There is also a flood of cards costing 4 that we did not really appreciate that much at the beginning. We hope that with the expansion there will be a higher variety of cards costing anything else than 4. Three would be the wanted number, but I can understand what this could do with the game, one needs to tread lightly when talking about anything that should be added to the game - this btw shows how well the game is designed. We both really appreciated the card drawing cards once again. Enlightened cards are really powerful! Any Enlightened splash for whatever effect can be ridiculously powerful (I know I'm saying this more or less about anything, but well there are really ways how to build a multi-faction deck with Enlightened splash for one can really go nuts if he or she wants, it's just that sometimes the cards won't appear but well that applies to all Ascensions. In this case the player will be screwed more though if they do not show up). I also wonder what cards I would want to put into my cube. Some cards won't do much and some cards will be insane. I have a long list of cards I do not want there already which brings me to the fact that some cards can be really abused and become broken like Adayu, Cetra, Dharta or Vir that we eventually banned and replaced with 2 "Thirst for Knowledge" (Draw three cards, then discard two cards unless you discard an Enlightened card), original Cetra and a card costing 5 saying 'Draw two cards'. With broken I mean one player taking 300 points in one turn. Some people enjoy seemingly limitless combos but I'm not really fan of this. That's why I would rather ban some cards and replace them with something weaker.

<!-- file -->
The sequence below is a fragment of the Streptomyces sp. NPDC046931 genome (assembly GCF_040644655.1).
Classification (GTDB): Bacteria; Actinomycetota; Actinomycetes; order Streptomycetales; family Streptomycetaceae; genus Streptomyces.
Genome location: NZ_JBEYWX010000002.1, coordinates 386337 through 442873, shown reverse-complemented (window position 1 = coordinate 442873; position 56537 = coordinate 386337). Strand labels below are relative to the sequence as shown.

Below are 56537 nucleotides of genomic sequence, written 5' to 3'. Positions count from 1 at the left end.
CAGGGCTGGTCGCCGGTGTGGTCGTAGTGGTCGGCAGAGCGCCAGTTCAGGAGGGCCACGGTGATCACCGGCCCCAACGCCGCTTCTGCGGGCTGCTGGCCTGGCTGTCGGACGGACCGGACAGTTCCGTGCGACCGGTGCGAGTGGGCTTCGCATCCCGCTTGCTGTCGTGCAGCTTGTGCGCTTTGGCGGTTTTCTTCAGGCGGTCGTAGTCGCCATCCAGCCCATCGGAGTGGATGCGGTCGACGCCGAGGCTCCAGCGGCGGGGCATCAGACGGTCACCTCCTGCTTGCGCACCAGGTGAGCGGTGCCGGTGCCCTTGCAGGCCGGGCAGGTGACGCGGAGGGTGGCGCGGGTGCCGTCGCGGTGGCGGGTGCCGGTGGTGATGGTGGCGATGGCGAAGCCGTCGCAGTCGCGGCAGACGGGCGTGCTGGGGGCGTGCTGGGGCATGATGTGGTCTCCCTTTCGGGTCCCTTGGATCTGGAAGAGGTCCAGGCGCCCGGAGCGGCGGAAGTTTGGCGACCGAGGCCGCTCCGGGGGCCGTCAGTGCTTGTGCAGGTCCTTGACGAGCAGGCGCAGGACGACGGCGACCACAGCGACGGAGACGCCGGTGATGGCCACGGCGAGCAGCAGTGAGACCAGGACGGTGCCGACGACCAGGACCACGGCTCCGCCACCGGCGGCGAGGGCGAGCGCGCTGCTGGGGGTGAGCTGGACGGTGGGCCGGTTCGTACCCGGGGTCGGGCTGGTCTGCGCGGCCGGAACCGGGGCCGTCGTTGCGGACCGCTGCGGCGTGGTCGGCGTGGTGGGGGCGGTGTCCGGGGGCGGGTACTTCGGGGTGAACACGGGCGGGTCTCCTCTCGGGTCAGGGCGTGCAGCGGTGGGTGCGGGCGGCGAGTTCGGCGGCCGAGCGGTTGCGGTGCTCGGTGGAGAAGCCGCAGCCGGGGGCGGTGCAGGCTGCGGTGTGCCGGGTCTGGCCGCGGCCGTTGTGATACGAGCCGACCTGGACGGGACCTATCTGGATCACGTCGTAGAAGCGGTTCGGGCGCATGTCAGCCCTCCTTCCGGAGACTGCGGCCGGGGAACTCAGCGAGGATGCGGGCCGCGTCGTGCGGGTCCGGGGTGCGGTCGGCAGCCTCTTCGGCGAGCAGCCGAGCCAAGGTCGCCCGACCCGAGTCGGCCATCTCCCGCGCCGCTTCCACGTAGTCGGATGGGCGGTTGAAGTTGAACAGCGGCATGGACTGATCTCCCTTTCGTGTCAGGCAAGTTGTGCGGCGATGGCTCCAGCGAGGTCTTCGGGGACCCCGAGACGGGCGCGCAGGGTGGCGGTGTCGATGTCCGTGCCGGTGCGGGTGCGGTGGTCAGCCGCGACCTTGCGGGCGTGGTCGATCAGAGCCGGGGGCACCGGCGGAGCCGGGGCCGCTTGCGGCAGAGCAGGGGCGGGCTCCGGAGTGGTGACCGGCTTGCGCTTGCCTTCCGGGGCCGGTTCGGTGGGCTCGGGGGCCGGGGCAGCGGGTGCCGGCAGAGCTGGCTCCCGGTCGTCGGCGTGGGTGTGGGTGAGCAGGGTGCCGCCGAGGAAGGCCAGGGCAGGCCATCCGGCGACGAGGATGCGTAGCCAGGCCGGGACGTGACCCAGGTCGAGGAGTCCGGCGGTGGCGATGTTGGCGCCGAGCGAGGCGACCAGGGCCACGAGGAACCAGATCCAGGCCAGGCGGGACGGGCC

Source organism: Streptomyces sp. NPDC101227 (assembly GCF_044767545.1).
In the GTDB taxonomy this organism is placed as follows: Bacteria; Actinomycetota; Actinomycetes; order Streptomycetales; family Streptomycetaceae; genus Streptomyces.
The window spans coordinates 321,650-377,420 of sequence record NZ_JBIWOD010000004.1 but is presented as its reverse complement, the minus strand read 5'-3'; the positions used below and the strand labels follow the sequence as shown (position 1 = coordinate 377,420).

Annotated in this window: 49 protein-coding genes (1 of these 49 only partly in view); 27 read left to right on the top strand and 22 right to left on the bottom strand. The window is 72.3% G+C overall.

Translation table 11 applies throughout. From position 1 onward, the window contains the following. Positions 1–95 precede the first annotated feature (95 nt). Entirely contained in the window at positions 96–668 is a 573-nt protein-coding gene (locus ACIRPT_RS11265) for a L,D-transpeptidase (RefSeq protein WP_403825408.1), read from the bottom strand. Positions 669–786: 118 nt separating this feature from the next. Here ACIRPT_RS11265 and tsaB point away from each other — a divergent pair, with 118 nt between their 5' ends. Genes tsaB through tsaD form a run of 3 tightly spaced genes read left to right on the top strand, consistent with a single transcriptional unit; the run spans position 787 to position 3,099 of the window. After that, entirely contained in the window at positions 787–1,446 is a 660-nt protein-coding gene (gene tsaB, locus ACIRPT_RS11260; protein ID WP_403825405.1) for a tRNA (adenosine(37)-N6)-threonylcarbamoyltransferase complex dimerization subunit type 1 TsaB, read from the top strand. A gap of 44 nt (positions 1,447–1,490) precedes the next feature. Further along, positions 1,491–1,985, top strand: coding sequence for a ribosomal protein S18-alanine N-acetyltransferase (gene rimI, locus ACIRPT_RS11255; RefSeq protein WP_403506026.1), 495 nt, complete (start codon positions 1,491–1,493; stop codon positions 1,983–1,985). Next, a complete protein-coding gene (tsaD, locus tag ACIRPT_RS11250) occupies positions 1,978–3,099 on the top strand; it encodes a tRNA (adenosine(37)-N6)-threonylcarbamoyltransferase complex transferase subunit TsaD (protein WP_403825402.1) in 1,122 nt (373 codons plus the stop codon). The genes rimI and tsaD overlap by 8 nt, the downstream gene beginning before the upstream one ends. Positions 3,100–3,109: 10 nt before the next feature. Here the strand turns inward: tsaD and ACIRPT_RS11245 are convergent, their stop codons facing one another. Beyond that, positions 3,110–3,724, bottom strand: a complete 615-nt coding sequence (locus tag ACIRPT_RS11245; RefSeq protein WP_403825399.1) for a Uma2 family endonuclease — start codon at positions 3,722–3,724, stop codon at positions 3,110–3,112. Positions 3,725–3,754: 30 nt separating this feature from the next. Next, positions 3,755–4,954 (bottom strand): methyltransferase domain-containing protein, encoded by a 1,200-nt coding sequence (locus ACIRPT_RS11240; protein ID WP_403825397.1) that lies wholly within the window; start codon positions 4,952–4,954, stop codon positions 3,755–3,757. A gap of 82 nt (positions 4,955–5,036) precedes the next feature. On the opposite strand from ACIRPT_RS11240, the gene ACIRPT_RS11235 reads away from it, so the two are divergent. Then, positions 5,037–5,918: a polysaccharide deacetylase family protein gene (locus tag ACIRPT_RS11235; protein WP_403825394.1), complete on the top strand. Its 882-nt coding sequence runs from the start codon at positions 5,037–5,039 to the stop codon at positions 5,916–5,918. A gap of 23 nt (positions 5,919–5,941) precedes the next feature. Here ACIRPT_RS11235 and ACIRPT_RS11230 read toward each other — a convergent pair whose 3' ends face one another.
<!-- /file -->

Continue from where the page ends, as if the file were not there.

There is also a construct for 2 runes and a monster that you can beat with two power that let's you banish a card from the center row. This is something quite desirable and is needed especially by a player that does not really have access to much of power. As for the 2-rune-cost construct, constructs are important in this set (as a stand-alone set). Many times ANY two constructs you have in play are really important, having access to cheap constructs is something really good.

In general the game is really solid and good and I look forward for its first expansion. It looks to me a bit more random and less friendly for two-player game. Otherwise with such a small amount of cards and overall simplicity this game is actually complex and might not be the easiest thing to decipher for new(er) players. I was really taken aback by the design (I mean game-wise design).

The contents of the box, the box itself, the art, the cards everything is nicely done. Thumbs up for this because that's not always the case with other games and shouldn't be taken for granted.